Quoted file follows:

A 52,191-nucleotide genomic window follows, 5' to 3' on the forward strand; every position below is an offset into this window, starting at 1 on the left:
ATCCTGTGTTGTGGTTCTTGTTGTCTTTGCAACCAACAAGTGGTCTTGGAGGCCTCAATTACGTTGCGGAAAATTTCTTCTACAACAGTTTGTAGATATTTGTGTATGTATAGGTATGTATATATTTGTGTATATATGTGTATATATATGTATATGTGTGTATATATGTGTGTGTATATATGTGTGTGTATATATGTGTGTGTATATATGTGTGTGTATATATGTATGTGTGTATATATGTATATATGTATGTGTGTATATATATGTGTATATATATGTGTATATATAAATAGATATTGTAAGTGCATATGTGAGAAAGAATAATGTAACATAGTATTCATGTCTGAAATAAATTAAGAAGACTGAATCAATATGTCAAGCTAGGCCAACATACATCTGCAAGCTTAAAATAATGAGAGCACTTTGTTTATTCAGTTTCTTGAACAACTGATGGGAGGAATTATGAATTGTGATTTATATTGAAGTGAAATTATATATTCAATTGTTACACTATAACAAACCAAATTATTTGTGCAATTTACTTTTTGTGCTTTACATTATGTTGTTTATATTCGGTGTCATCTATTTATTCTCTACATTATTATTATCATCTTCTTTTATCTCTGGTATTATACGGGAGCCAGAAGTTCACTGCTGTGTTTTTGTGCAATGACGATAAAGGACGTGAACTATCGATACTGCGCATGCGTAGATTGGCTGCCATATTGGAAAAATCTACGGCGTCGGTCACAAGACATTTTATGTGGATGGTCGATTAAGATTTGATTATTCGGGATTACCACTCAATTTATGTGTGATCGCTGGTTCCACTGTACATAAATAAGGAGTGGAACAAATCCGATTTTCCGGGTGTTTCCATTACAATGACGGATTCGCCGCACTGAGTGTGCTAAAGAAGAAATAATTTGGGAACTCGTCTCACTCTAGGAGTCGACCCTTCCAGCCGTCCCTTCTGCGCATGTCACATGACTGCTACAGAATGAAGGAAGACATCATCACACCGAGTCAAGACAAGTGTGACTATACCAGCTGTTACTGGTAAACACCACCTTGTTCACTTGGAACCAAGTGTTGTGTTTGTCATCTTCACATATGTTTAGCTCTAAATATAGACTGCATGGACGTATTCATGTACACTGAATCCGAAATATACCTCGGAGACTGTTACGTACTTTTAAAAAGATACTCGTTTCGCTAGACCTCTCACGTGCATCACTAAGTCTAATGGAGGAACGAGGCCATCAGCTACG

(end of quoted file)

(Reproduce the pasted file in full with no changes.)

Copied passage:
A 52,191-nucleotide genomic window follows, 5' to 3' on the forward strand; every position below is an offset into this window, starting at 1 on the left:
ATCCTGTGTTGTGGTTCTTGTTGTCTTTGCAACCAACAAGTGGTCTTGGAGGCCTCAATTACGTTGCGGAAAATTTCTTCTACAACAGTTTGTAGATATTTGTGTATGTATAGGTATGTATATATTTGTGTATATATGTGTATATATATGTATATGTGTGTATATATGTGTGTGTATATATGTGTGTGTATATATGTGTGTGTATATATGTGTGTGTATATATGTATGTGTGTATATATGTATATATGTATGTGTGTATATATATGTGTATATATATGTGTATATATAAATAGATATTGTAAGTGCATATGTGAGAAAGAATAATGTAACATAGTATTCATGTCTGAAATAAATTAAGAAGACTGAATCAATATGTCAAGCTAGGCCAACATACATCTGCAAGCTTAAAATAATGAGAGCACTTTGTTTATTCAGTTTCTTGAACAACTGATGGGAGGAATTATGAATTGTGATTTATATTGAAGTGAAATTATATATTCAATTGTTACACTATAACAAACCAAATTATTTGTGCAATTTACTTTTTGTGCTTTACATTATGTTGTTTATATTCGGTGTCATCTATTTATTCTCTACATTATTATTATCATCTTCTTTTATCTCTGGTATTATACGGGAGCCAGAAGTTCACTGCTGTGTTTTTGTGCAATGACGATAAAGGACGTGAACTATCGATACTGCGCATGCGTAGATTGGCTGCCATATTGGAAAAATCTACGGCGTCGGTCACAAGACATTTTATGTGGATGGTCGATTAAGATTTGATTATTCGGGATTACCACTCAATTTATGTGTGATCGCTGGTTCCACTGTACATAAATAAGGAGTGGAACAAATCCGATTTTCCGGGTGTTTCCATTACAATGACGGATTCGCCGCACTGAGTGTGCTAAAGAAGAAATAATTTGGGAACTCGTCTCACTCTAGGAGTCGACCCTTCCAGCCGTCCCTTCTGCGCATGTCACATGACTGCTACAGAATGAAGGAAGACATCATCACACCGAGTCAAGACAAGTGTGACTATACCAGCTGTTACTGGTAAACACCACCTTGTTCACTTGGAACCAAGTGTTGTGTTTGTCATCTTCACATATGTTTAGCTCTAAATATAGACTGCATGGACGTATTCATGTACACTGAATCCGAAATATACCTCGGAGACTGTTACGTACTTTTAAAAAGATACTCGTTTCGCTAGACCTCTCACGTGCATCACTAAGTCTAATGGAGGAACGAGGCCATCAGCTACG